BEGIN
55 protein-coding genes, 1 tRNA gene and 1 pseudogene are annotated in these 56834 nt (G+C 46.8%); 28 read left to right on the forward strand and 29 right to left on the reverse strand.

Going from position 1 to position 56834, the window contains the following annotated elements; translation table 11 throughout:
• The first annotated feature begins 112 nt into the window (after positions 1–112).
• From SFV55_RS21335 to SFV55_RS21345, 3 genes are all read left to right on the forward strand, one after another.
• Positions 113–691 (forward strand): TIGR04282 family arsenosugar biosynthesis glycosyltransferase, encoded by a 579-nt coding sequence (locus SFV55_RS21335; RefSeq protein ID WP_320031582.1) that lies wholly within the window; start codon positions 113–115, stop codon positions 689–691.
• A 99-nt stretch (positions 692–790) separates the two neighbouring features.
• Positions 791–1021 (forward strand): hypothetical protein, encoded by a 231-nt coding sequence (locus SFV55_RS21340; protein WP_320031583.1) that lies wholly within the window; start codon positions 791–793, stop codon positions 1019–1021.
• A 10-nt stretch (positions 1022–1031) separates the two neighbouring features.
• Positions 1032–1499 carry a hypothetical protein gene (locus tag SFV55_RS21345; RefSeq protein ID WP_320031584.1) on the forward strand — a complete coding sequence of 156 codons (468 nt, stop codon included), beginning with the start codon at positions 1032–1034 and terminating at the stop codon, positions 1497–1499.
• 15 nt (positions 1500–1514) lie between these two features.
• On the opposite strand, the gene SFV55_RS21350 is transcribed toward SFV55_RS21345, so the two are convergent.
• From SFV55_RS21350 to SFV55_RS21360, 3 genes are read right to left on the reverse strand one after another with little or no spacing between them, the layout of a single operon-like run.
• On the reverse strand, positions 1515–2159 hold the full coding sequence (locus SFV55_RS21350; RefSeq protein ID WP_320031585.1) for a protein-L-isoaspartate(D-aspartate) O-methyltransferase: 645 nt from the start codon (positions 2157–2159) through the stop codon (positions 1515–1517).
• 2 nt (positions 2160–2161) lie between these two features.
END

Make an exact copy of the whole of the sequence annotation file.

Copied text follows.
55 protein-coding genes, 1 tRNA gene and 1 pseudogene are annotated in these 56834 nt (G+C 46.8%); 28 read left to right on the forward strand and 29 right to left on the reverse strand.

Going from position 1 to position 56834, the window contains the following annotated elements; translation table 11 throughout:
• The first annotated feature begins 112 nt into the window (after positions 1–112).
• From SFV55_RS21335 to SFV55_RS21345, 3 genes are all read left to right on the forward strand, one after another.
• Positions 113–691 (forward strand): TIGR04282 family arsenosugar biosynthesis glycosyltransferase, encoded by a 579-nt coding sequence (locus SFV55_RS21335; RefSeq protein ID WP_320031582.1) that lies wholly within the window; start codon positions 113–115, stop codon positions 689–691.
• A 99-nt stretch (positions 692–790) separates the two neighbouring features.
• Positions 791–1021 (forward strand): hypothetical protein, encoded by a 231-nt coding sequence (locus SFV55_RS21340; protein WP_320031583.1) that lies wholly within the window; start codon positions 791–793, stop codon positions 1019–1021.
• A 10-nt stretch (positions 1022–1031) separates the two neighbouring features.
• Positions 1032–1499 carry a hypothetical protein gene (locus tag SFV55_RS21345; RefSeq protein ID WP_320031584.1) on the forward strand — a complete coding sequence of 156 codons (468 nt, stop codon included), beginning with the start codon at positions 1032–1034 and terminating at the stop codon, positions 1497–1499.
• 15 nt (positions 1500–1514) lie between these two features.
• On the opposite strand, the gene SFV55_RS21350 is transcribed toward SFV55_RS21345, so the two are convergent.
• From SFV55_RS21350 to SFV55_RS21360, 3 genes are read right to left on the reverse strand one after another with little or no spacing between them, the layout of a single operon-like run.
• On the reverse strand, positions 1515–2159 hold the full coding sequence (locus SFV55_RS21350; RefSeq protein ID WP_320031585.1) for a protein-L-isoaspartate(D-aspartate) O-methyltransferase: 645 nt from the start codon (positions 2157–2159) through the stop codon (positions 1515–1517).
• 2 nt (positions 2160–2161) lie between these two features.